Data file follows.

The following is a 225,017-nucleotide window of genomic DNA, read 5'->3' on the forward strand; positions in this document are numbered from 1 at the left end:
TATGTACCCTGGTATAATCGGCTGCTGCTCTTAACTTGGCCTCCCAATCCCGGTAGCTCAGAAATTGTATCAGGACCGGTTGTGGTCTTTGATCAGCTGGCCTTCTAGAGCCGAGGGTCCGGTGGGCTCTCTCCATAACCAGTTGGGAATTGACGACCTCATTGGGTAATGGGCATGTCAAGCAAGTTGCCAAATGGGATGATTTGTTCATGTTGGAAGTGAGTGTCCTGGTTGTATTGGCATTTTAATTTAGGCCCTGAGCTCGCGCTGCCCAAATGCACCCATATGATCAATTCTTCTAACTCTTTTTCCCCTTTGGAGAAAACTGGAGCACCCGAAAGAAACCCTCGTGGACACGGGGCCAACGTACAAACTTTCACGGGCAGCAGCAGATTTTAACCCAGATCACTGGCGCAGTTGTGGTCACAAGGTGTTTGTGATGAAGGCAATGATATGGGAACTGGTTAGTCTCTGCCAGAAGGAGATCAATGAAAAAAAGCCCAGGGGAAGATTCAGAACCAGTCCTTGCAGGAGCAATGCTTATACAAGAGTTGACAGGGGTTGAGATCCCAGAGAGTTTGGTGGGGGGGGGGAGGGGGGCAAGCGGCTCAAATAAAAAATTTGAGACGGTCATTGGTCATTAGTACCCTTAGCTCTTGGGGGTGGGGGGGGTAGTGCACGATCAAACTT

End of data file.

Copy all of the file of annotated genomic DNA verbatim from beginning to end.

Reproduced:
The following is a 225,017-nucleotide window of genomic DNA, read 5'->3' on the forward strand; positions in this document are numbered from 1 at the left end:
TATGTACCCTGGTATAATCGGCTGCTGCTCTTAACTTGGCCTCCCAATCCCGGTAGCTCAGAAATTGTATCAGGACCGGTTGTGGTCTTTGATCAGCTGGCCTTCTAGAGCCGAGGGTCCGGTGGGCTCTCTCCATAACCAGTTGGGAATTGACGACCTCATTGGGTAATGGGCATGTCAAGCAAGTTGCCAAATGGGATGATTTGTTCATGTTGGAAGTGAGTGTCCTGGTTGTATTGGCATTTTAATTTAGGCCCTGAGCTCGCGCTGCCCAAATGCACCCATATGATCAATTCTTCTAACTCTTTTTCCCCTTTGGAGAAAACTGGAGCACCCGAAAGAAACCCTCGTGGACACGGGGCCAACGTACAAACTTTCACGGGCAGCAGCAGATTTTAACCCAGATCACTGGCGCAGTTGTGGTCACAAGGTGTTTGTGATGAAGGCAATGATATGGGAACTGGTTAGTCTCTGCCAGAAGGAGATCAATGAAAAAAAGCCCAGGGGAAGATTCAGAACCAGTCCTTGCAGGAGCAATGCTTATACAAGAGTTGACAGGGGTTGAGATCCCAGAGAGTTTGGTGGGGGGGGGGAGGGGGGCAAGCGGCTCAAATAAAAAATTTGAGACGGTCATTGGTCATTAGTACCCTTAGCTCTTGGGGGTGGGGGGGGTAGTGCACGATCAAACTT